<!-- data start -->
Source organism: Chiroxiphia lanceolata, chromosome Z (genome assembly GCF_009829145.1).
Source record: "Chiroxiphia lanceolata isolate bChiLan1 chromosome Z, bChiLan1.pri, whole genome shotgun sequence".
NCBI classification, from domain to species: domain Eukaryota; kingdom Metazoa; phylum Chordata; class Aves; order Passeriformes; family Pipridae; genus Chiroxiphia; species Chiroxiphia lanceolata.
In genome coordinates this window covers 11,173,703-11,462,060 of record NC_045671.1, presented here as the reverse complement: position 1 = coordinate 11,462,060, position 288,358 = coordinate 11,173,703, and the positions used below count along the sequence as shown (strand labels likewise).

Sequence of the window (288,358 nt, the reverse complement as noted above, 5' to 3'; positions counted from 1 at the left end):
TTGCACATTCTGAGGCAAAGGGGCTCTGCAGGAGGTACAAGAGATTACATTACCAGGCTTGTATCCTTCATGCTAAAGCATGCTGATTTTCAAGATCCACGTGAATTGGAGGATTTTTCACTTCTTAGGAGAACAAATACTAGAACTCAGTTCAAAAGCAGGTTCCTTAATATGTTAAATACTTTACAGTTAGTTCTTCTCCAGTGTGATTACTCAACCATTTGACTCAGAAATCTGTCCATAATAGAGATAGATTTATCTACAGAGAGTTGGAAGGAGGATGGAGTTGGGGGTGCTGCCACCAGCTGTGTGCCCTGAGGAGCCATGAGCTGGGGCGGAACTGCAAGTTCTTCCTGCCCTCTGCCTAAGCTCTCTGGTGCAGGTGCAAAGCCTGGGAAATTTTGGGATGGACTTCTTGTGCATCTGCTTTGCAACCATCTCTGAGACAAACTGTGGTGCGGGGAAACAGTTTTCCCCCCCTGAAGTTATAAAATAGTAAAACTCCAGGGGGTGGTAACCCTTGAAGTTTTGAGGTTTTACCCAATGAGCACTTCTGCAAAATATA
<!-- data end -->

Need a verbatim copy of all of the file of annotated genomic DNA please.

Source organism: Chiroxiphia lanceolata, chromosome Z (genome assembly GCF_009829145.1).
Source record: "Chiroxiphia lanceolata isolate bChiLan1 chromosome Z, bChiLan1.pri, whole genome shotgun sequence".
NCBI classification, from domain to species: domain Eukaryota; kingdom Metazoa; phylum Chordata; class Aves; order Passeriformes; family Pipridae; genus Chiroxiphia; species Chiroxiphia lanceolata.
In genome coordinates this window covers 11,173,703-11,462,060 of record NC_045671.1, presented here as the reverse complement: position 1 = coordinate 11,462,060, position 288,358 = coordinate 11,173,703, and the positions used below count along the sequence as shown (strand labels likewise).

Sequence of the window (288,358 nt, the reverse complement as noted above, 5' to 3'; positions counted from 1 at the left end):
TTGCACATTCTGAGGCAAAGGGGCTCTGCAGGAGGTACAAGAGATTACATTACCAGGCTTGTATCCTTCATGCTAAAGCATGCTGATTTTCAAGATCCACGTGAATTGGAGGATTTTTCACTTCTTAGGAGAACAAATACTAGAACTCAGTTCAAAAGCAGGTTCCTTAATATGTTAAATACTTTACAGTTAGTTCTTCTCCAGTGTGATTACTCAACCATTTGACTCAGAAATCTGTCCATAATAGAGATAGATTTATCTACAGAGAGTTGGAAGGAGGATGGAGTTGGGGGTGCTGCCACCAGCTGTGTGCCCTGAGGAGCCATGAGCTGGGGCGGAACTGCAAGTTCTTCCTGCCCTCTGCCTAAGCTCTCTGGTGCAGGTGCAAAGCCTGGGAAATTTTGGGATGGACTTCTTGTGCATCTGCTTTGCAACCATCTCTGAGACAAACTGTGGTGCGGGGAAACAGTTTTCCCCCCCTGAAGTTATAAAATAGTAAAACTCCAGGGGGTGGTAACCCTTGAAGTTTTGAGGTTTTACCCAATGAGCACTTCTGCAAAATATA